In the name of no God! I, Susan Sorel, sound in mind and body, de bequeath all my landed property and estate, all my household furniture, money, and valuables; in few words, every thing that can be called mine upon earth, (after two years wages have been paid to each of my servants), to his Majesty the king of France and Navarre, Louis XVII or his heirs and successors, to be disposed of by him or by them, as he or they judge and think proper, to some unfortunate sufferer whom the revolution has ruined for his attachment to his lawful sovereign. Until the restoration of royalty, Nicholas Nerein and Jacques Meunier, my neighbours, whom I appoint my executors, are requested to see that my lands are well cultivated and my rents paid; and to distribute the same to the full amount among all the poor of our parish, deducting only six hundred livres (25 l.) a year each for their trouble. They may either let or occupy themselves my principal dwelling, upon condition of keeping it in the best possible repair, until it with every thing else can be delivered up to the rightful owner; such a one as is nominated by the first Bourbon who is acknowledged a King of France and Navarre. Written, signed, and sealed by myself, at ten o’clock in the morning, May 21st, 1794; or, in the republican jargon, Floreal 30th, year II of the republic, one and indivisible.

(Signed)
SUSAN SOREL.

My Last Creed.

The world has never been created, but produced by incomprehensible, mechanical causes and occurrences, and has by degrees become nearly as it is. It will remain with little variation in the same state’ to all eternity.

A God is the invention of fear, and the idol of folly and ignorance. I too in my youth worshipped a God, adored his Son, prayed to a virgin-mother, and knelt before human saints. I too confessed, fasted, subjected myself to mortifications, and wore relics. I too attended church, followed processions, prostrated myself before the host, sung hymns, and made vows. My sincere piety, my ardent devotion, was first shaken by seeing the prosperity of crime, the sufferings of innocence, and the misfortunes of virtue.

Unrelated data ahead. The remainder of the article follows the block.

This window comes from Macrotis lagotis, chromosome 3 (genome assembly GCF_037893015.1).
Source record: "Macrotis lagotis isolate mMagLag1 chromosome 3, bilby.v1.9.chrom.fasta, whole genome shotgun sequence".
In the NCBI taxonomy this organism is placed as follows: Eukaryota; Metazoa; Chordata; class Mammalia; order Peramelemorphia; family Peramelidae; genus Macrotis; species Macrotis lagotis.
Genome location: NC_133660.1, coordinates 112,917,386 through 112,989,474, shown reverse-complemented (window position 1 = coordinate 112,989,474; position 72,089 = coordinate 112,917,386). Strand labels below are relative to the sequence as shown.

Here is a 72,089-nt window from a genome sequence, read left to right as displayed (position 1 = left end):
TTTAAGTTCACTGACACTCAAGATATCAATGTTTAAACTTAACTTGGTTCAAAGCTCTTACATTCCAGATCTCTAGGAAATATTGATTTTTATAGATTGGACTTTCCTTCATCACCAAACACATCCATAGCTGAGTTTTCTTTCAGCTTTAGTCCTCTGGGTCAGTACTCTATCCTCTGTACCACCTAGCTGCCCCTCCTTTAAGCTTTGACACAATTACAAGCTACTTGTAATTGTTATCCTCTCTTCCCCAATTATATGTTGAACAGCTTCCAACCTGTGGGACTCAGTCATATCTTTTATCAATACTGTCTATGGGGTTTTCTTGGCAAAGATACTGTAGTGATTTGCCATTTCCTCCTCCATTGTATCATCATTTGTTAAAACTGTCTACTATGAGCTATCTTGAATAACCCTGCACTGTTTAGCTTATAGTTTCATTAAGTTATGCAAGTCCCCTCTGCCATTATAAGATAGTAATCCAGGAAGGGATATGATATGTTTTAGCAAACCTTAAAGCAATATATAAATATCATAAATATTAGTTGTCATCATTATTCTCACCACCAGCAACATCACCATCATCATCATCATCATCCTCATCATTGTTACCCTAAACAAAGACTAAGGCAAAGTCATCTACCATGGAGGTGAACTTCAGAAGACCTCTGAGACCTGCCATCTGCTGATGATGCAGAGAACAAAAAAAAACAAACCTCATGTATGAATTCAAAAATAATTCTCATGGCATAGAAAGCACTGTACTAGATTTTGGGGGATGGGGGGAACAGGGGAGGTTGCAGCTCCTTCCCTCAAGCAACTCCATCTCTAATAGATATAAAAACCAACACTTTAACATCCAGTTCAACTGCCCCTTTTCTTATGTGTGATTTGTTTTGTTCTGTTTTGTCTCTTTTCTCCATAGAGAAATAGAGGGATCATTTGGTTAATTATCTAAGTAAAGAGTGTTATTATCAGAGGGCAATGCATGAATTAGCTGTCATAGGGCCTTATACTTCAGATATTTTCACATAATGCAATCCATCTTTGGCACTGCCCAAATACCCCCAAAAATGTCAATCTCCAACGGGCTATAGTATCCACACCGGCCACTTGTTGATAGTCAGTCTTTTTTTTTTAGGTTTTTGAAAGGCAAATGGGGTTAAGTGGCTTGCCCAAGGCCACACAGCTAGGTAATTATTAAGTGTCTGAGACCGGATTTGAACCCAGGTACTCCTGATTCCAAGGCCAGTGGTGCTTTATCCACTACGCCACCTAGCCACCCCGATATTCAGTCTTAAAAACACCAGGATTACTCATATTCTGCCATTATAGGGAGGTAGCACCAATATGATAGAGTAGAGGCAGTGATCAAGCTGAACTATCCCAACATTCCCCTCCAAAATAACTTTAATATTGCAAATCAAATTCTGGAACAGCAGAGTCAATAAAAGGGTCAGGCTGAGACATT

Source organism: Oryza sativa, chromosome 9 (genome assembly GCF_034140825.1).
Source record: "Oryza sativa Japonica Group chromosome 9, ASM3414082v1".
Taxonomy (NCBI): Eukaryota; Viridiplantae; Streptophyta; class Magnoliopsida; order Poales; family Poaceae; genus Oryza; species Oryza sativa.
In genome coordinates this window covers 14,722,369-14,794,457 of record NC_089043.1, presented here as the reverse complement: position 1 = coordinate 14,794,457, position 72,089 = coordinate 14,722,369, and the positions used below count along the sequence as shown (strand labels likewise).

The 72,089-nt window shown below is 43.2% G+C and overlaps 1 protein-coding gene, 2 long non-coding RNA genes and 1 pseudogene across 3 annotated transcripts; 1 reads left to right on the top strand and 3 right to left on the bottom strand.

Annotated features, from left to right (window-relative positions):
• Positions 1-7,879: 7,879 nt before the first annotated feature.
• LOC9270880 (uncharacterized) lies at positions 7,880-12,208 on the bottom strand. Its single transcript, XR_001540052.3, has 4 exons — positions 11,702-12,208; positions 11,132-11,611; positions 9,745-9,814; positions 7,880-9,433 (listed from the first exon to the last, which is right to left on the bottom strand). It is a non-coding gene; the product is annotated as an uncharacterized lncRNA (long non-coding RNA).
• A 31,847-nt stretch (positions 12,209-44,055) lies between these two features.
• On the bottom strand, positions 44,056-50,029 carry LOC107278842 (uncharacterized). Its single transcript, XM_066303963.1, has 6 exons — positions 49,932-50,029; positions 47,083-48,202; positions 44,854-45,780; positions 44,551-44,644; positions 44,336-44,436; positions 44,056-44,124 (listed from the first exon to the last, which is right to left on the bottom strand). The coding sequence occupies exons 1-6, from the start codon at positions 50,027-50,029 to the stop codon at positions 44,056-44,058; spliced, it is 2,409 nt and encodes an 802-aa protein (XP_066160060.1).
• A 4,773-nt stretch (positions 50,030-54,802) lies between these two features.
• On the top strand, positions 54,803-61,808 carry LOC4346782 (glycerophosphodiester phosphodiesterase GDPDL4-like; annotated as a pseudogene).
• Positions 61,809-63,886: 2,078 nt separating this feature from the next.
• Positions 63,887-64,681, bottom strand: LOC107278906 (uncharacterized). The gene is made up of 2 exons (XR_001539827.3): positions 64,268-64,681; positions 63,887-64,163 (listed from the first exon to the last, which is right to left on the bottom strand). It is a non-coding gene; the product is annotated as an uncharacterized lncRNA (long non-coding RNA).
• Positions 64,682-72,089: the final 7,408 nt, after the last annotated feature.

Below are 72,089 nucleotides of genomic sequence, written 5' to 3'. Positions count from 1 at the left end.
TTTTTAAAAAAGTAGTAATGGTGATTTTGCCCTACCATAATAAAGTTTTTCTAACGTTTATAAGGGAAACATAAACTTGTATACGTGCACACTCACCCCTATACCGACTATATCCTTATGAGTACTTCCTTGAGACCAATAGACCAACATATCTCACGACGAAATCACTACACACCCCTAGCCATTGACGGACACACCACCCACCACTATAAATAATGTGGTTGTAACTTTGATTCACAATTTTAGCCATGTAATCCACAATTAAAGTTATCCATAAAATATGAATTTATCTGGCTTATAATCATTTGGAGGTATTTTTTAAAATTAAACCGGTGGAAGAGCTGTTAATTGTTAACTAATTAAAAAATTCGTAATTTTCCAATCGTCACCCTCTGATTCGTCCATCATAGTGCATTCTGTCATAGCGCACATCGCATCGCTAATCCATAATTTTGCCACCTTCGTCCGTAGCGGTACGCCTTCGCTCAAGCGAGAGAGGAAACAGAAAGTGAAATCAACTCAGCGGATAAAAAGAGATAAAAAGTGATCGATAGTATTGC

When I saw the best and most virtuous king that ever ruled France, in return for his pure and patriotic wishes to make his subjects free and happy, rewarded by ingratitude, insults, and pains — I said, No, there is no God!

When his loyal life-guards were murdered in doing their duty, and their known assassins remained unpunished — I said, No, there is no God!

When this good king was carried to Paris, and there detained a prisoner by those very subjects to whom he had offered liberty, and outrage was added to confinement — I said, No, there is no God!

When with his nobly resigned queen and family, he was arrested and ill-treated in a journey he had undertaken to restore order to his kingdom, and tranquillity and happiness to his subjects — I said, No, no, there is no God!.

When first treacherously assaulted in his own palace, and afterwards barbarously dragged from the throne he was so worthy to occupy, to a prison his virtues purified and sanctified — No! no! no! said I, there can be no God!

When, in the course of a few months, his innocent blood was shed by the hands of criminals on a scaffold erected for criminals — It is impossible, said I, it is impossible there can be any God!

When I saw honour and loyalty bleeding and flying, and robbers, rebels, and regicides victorious — No! no! said I, there is no God!

When I saw altars erected to Marat, and heard that his sanguinary accomplices pronounced his apotheosis, without being crushed by the thunder of heaven — No! no! no! said I, there is no God!

When I read that a prostitute was worshipped upon an altar consecrated to a God who did not revenge this sacrilegious outrage — No! no! said I, there is no God!

When Marie Antoinette, whose courage, sufferings, and resignation, were so great and so edifying, and whose faults and errors were so few and so exaggerated, ascended the same scaffold where her royal consort Louis XVI had bled — No! no! no! said I, there is no God!